The Atlantic

The Dirt Celebrates the Soullessness of Mötley Crüe

Netflix’s shiny biopic of the hair-metal band barely tries to understand the destruction it portrays.
Source: Netflix

Mötley Crüe is canceled! The latest harrowing #MeToo-era music film highlights the ’80s metal touchstone’s conduct, which was hardly hidden from the public but can now be seen for the abuse it was all along. The lead singer, Vince Neil, killed a man while driving drunk. The drummer, Tommy Lee, is shown punching his first fiancée in the face. Band members harassed innocent bystanders and destroyed their property while habitually treating women like dishrags. Time’s up on the glorification of all that.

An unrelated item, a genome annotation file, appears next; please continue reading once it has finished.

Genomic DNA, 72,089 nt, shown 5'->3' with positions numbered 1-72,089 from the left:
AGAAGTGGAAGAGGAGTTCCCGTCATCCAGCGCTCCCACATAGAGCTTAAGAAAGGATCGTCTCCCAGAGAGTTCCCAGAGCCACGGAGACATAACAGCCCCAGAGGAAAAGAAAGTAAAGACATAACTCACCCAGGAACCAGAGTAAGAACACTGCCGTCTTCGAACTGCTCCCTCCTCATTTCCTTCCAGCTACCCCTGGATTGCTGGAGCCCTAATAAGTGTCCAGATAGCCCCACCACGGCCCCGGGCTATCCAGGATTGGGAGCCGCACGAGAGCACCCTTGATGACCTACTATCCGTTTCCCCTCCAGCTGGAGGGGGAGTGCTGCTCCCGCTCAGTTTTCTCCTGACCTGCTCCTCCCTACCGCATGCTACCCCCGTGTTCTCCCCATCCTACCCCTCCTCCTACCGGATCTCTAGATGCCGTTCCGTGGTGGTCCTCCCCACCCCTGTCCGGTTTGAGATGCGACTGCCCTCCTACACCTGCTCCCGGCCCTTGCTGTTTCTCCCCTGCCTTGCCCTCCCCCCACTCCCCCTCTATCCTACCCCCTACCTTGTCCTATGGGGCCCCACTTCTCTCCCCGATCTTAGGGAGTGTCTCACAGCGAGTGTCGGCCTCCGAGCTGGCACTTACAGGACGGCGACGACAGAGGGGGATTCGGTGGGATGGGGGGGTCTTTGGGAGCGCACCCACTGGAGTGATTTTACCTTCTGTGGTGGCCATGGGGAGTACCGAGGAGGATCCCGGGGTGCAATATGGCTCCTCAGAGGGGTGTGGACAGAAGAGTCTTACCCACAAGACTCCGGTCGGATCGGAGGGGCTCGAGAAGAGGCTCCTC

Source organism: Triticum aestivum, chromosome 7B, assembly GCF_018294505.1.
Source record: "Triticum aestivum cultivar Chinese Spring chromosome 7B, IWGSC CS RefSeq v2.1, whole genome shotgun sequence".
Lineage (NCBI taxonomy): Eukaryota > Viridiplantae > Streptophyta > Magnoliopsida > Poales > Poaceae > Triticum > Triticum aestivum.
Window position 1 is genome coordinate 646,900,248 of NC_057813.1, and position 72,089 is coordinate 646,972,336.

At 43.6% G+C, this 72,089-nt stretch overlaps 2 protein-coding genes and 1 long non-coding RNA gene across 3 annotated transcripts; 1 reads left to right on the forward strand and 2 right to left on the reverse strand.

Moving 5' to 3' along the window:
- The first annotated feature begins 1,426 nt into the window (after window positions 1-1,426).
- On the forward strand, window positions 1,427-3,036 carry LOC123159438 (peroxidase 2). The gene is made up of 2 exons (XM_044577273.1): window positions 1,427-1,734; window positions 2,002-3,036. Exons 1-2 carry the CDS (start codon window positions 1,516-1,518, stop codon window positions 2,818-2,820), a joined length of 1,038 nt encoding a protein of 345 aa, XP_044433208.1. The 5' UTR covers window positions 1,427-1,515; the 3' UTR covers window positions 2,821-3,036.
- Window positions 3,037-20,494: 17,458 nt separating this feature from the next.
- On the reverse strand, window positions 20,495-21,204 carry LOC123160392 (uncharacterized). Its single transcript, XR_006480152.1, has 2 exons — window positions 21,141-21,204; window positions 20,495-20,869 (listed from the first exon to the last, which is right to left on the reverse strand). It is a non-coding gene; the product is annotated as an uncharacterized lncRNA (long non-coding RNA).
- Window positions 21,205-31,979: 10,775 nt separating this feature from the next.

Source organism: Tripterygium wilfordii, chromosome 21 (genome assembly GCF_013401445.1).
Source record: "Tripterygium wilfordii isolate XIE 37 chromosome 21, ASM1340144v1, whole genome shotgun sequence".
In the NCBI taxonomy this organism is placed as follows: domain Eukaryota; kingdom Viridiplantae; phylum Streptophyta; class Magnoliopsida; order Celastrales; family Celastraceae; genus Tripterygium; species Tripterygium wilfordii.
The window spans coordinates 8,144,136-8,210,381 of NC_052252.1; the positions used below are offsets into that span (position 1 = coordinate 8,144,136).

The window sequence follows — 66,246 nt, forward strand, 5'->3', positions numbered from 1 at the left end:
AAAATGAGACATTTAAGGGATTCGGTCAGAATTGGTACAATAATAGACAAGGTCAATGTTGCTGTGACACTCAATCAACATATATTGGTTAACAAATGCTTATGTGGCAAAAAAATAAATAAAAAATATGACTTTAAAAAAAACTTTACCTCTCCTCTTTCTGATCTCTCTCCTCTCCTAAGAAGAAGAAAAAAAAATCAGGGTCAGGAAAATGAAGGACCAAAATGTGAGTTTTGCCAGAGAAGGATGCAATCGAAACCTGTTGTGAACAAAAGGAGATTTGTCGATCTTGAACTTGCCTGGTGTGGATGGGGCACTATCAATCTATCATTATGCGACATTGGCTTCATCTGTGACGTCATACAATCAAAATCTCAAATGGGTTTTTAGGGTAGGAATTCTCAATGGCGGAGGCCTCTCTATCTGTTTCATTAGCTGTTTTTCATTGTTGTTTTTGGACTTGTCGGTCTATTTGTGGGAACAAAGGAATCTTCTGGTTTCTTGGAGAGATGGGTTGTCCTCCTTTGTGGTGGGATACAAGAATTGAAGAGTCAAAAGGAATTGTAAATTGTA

Or not. , a new Netflix biopic, is co-produced by Mötley Crüe and adapts the 2001 memoir the four bandmates co-wrote with the journalist Neil Strauss. It isstyle mythologizing of their stumble from dive-bar brawls to hydraulics-enabled arenas. That journey generated very little enduring music but did help set a visual template of male excess, a fact that the band members now seem too thick to even appreciate. Aluminum-siding riffs and hernia-evoking growls don’t rule today’s charts, but the star rapper Travis Scott has been at least copying Tommy Lee’s onstage carnival equipment—a fact Lee has been raging in caps-lock on Instagram.

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